It’s been more than a decade since the Diplomats released an official group album. At their peak, the Cam’ron-led Harlem quartet kept one foot steeped in the mixtape market while the other foot was in the big leagues of the major-label industry. Their debut, the “Diplomatic Immunity” double album, wasn’t a critical darling, but certainly a fan-favorite. With the Heatmakerz handling the majority of their production, Dipset became just as known for their sample-heavy beats as they were for their James Bond-esque one-liner lyrics. They expanded by the time of their second album’s release to include rappers 40 Cal., Hell Rell, and JR Writer. Though considered by some to be the group’s second stringers, the three proved to have more hunger and more lyrical abilities than most of the starting line-up. In the years since, the group has gone through drama, label changes, in-house beefs, legal troubles, and other events that have reduced them back down to a quartet once more (Cam’ron, Juelz Santana, Jim Jones, and Freekey Zekey). With “Diplomatic Ties”, this is the group’s attempt to make a return back to form while adjusting to hip-hop’s current climate. Frankly, I don’t think they succeeded in either case.
The topics of the group’s lyrics have usually consisted of anything from ersatz crime tales, lavish lifestyles, or sexual escapades. While “Diplomatic Ties” doesn’t deviate from those topics, the length at which this listener has grown accustomed to hearing those raps has been shortened tremendously: The album consists of only nine tracks. The Heatmakerz have also been brought in to provide the beats and the album opens with “Intro: Stay Down”. A minute in, and it becomes readily apparent that not much has changed with these rappers since the mid-2000s. Jimmy maintains his going-for-broke smug ghetto elegance, Juelz Santana still has his cocky swag even with his impending two-year prison sentence, and Cam’ron? His voice has become throaty and sounds like he’s merely emulating, not embodying, the confidence he displayed in his lyrics long ago. In the intro, he re-ignites his old grievances with Kanye West, much to an eye-rolling response.
The intro is followed by “Dipset Forever”, which is ironic because Cam’ron’s 2004 album “Purple Haze” contained a song called “Dip-Set Forever” which was produced by Kanye West. I don’t know if it was meant to be a jab at Mr. West, but the unhyphenated version was done by the Heatmakerz who built the beat from a Queen sample. Since “Bohemian Rhapsody” was released in the theatres, Queen songs have gained a resurgence in popularity (in commercials, TV shows, sports events, et. al.). Though hip-hop producers have sampled the group for years, I feel that the timing of “Dipset Forever” is following the recent aforementioned trend. Additionally, the song reconfigures Freddie Mercury’s voice into a multi-tracked faux-anthem of a thousand voices chanting “who wants to live forever” all at once.
Taking a break from recapturing the glory days of their production, the group tries to adopt current rap trends on “On God”. It contains a standard 808 trap beat and a sung hook, but the fact that the rappers frequently yell out “SKRT!” in reference to their rides and Belly tries to mimic Drake’s singing/rap style reminds me of those older brothers who try to pepper their dialogue with current slang in order to convince their younger brother that they’re cool. The only track on the album that’s a true flash of Dipset’s old style is the first single “Sauce Boyz”, as it drips with a soul sample. The gangs of New York unite on “Dipset / LOX” over a crunching guitar sample, but it’s Jadakiss who remains the show-stealer between both groups:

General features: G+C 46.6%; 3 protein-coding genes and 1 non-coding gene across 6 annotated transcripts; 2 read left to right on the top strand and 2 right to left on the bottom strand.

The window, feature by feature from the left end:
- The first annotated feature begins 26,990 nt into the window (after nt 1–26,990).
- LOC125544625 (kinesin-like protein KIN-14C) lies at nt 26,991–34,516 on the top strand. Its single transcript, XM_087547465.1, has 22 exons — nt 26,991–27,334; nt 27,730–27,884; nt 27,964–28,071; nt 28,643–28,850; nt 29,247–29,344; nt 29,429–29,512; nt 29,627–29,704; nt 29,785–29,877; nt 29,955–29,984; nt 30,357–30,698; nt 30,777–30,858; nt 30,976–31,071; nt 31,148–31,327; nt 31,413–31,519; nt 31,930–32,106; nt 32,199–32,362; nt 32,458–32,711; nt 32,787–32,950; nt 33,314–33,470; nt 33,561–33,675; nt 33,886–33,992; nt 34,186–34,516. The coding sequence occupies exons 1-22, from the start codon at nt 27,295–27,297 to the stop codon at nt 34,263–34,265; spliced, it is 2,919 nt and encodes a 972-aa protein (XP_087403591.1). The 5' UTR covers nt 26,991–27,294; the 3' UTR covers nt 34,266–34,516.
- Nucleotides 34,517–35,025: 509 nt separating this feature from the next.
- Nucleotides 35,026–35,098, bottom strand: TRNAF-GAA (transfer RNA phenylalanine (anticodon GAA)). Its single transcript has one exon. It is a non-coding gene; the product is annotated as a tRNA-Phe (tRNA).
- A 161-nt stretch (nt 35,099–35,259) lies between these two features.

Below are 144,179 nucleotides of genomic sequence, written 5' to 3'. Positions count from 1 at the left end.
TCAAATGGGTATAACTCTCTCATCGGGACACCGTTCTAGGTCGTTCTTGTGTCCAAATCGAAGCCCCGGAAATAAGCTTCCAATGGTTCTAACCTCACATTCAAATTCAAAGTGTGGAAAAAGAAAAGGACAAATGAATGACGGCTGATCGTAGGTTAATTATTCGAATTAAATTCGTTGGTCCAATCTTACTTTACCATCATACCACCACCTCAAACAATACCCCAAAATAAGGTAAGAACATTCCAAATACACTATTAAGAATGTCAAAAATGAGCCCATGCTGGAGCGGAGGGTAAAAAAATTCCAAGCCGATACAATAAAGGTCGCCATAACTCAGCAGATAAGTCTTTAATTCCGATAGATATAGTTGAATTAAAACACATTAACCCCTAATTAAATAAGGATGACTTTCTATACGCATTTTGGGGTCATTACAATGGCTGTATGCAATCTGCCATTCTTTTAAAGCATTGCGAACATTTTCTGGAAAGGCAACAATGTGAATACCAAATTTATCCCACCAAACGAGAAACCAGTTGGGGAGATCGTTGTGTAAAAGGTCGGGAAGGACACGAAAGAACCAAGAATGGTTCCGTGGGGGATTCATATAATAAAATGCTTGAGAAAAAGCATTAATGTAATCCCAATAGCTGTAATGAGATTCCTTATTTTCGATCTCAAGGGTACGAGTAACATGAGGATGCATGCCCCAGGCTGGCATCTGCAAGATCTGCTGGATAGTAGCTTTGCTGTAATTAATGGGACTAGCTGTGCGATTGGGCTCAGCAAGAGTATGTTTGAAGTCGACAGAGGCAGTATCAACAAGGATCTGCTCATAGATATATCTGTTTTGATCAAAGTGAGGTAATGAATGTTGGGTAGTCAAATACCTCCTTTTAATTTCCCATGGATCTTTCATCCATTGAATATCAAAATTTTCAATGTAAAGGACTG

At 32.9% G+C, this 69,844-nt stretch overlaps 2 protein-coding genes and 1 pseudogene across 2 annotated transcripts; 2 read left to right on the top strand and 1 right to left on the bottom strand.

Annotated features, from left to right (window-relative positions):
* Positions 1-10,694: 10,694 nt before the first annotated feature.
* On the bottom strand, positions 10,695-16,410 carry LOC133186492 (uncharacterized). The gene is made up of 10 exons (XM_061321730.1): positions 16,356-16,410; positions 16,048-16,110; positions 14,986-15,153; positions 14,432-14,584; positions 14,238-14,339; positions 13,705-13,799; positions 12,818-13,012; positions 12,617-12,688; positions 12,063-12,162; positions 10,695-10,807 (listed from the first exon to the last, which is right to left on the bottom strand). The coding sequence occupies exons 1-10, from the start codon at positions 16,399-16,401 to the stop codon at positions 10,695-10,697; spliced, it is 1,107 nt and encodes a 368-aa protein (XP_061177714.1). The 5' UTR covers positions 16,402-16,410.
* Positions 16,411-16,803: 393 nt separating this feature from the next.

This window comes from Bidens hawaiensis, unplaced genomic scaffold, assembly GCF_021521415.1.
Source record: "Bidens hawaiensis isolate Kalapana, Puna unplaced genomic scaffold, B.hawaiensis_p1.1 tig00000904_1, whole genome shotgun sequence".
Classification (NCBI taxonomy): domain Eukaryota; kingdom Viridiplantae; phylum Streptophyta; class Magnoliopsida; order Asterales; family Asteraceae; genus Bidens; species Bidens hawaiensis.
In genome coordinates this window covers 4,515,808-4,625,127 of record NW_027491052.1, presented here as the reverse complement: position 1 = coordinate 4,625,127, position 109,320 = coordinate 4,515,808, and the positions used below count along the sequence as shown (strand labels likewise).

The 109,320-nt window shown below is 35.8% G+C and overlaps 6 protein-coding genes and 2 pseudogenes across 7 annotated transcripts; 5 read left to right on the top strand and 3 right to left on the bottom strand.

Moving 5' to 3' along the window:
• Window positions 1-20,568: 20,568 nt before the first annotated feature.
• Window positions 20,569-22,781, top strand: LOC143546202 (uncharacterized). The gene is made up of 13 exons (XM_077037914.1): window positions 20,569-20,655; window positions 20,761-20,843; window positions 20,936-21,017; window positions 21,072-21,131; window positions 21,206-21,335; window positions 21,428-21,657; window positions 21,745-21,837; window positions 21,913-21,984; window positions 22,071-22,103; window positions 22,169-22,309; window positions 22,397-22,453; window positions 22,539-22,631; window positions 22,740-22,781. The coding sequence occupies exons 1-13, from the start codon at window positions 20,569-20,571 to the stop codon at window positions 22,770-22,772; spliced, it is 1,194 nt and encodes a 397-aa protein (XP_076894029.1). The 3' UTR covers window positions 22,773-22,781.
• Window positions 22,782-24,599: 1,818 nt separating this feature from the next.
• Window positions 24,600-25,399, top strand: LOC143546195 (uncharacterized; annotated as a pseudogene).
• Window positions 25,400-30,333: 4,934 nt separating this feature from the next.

“Ah, niggas lettin’ the lead go (Pow)
Mighta thought he was +Drew+ the way he +bled so+
All on Instagram live lettin’ the Feds know
Now you inside writin’ books, lettin’ your dreads grow (Uh)
One hell of a run and we still runnin’ (Run)
The money’s on climax and still comin’ (Yeah)
When your account start changin’, you feel somethin’ (Yeah)
I used to window shop, now I could build somethin’ (Yes)
Buy a lot of kicks and love to gamble (That’s it)
My SUV is the new Lambo (Turbo)
Politics is gettin’ serious (Haha)
Diplomatic immunity, +Livin’ Off Experience+”
The remainder of the album isn’t anything to write home about for the most part. The trap beat usage continues on both “By Any Means” and “No Sleep”. Both have dull 808-created beats and the latter features Tory Lanez, who I cannot take seriously on account of the fact that he unwittingly bit his stage name from that of a fetish model/pornographic actress. Additionally, “Uptown” is an interpolation of “Bucktown” by Smif-N-Wessun and reminds me of the recent “Ocean to Ocean” song by Pitbull which is a complete and abysmal interpolation of “Africa” by Toto (from the beat to the hook). The outro is done by Dipset affiliate Un Kasa. Lyrically, he’s better here than the rest of the set and this is his only appearance on the album, boldly proclaiming “lyrically, I’m the gun that killed Kennedy.”
Personally I gave up on any hope of Dipset reunion long ago. I figured that the group’s internal strife snuffed their flame for good. “Diplomatic Ties” received its buzz solely because of the idea of a Dipset reunion. The album could’ve worked if it didn’t rely on rehashing old production styles, caving in to popular trends, and would’ve sounded better if former members were brought back into the fold. While there may be a dim bright spot, “Diplomatic Ties” is just proof that the members need to hang their mics up as a group because the concept of Dipset is done.